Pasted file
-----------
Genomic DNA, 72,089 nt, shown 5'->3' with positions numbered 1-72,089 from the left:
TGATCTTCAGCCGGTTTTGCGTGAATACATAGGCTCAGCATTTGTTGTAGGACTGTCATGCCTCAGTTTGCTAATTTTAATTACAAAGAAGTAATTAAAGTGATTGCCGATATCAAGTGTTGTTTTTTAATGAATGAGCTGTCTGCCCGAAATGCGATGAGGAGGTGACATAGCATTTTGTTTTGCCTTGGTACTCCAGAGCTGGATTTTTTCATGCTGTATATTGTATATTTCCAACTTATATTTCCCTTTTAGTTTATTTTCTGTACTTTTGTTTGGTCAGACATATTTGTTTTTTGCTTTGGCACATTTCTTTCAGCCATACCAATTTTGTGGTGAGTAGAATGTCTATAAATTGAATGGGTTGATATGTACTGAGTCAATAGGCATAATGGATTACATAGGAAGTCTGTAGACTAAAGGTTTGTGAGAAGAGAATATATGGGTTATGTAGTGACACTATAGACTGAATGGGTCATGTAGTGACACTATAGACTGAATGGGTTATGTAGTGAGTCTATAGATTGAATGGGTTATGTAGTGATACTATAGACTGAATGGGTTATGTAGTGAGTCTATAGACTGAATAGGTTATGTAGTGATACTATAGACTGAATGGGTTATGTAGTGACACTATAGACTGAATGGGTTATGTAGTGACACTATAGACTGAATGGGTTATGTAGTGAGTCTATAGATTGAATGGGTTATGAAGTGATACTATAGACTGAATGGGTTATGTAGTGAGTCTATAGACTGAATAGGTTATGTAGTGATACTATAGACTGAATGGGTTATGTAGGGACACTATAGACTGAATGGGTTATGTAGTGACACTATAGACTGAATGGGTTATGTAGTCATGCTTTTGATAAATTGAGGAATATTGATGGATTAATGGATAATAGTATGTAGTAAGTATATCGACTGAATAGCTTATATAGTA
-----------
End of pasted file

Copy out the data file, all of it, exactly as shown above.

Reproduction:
Genomic DNA, 72,089 nt, shown 5'->3' with positions numbered 1-72,089 from the left:
TGATCTTCAGCCGGTTTTGCGTGAATACATAGGCTCAGCATTTGTTGTAGGACTGTCATGCCTCAGTTTGCTAATTTTAATTACAAAGAAGTAATTAAAGTGATTGCCGATATCAAGTGTTGTTTTTTAATGAATGAGCTGTCTGCCCGAAATGCGATGAGGAGGTGACATAGCATTTTGTTTTGCCTTGGTACTCCAGAGCTGGATTTTTTCATGCTGTATATTGTATATTTCCAACTTATATTTCCCTTTTAGTTTATTTTCTGTACTTTTGTTTGGTCAGACATATTTGTTTTTTGCTTTGGCACATTTCTTTCAGCCATACCAATTTTGTGGTGAGTAGAATGTCTATAAATTGAATGGGTTGATATGTACTGAGTCAATAGGCATAATGGATTACATAGGAAGTCTGTAGACTAAAGGTTTGTGAGAAGAGAATATATGGGTTATGTAGTGACACTATAGACTGAATGGGTCATGTAGTGACACTATAGACTGAATGGGTTATGTAGTGAGTCTATAGATTGAATGGGTTATGTAGTGATACTATAGACTGAATGGGTTATGTAGTGAGTCTATAGACTGAATAGGTTATGTAGTGATACTATAGACTGAATGGGTTATGTAGTGACACTATAGACTGAATGGGTTATGTAGTGACACTATAGACTGAATGGGTTATGTAGTGAGTCTATAGATTGAATGGGTTATGAAGTGATACTATAGACTGAATGGGTTATGTAGTGAGTCTATAGACTGAATAGGTTATGTAGTGATACTATAGACTGAATGGGTTATGTAGGGACACTATAGACTGAATGGGTTATGTAGTGACACTATAGACTGAATGGGTTATGTAGTCATGCTTTTGATAAATTGAGGAATATTGATGGATTAATGGATAATAGTATGTAGTAAGTATATCGACTGAATAGCTTATATAGTA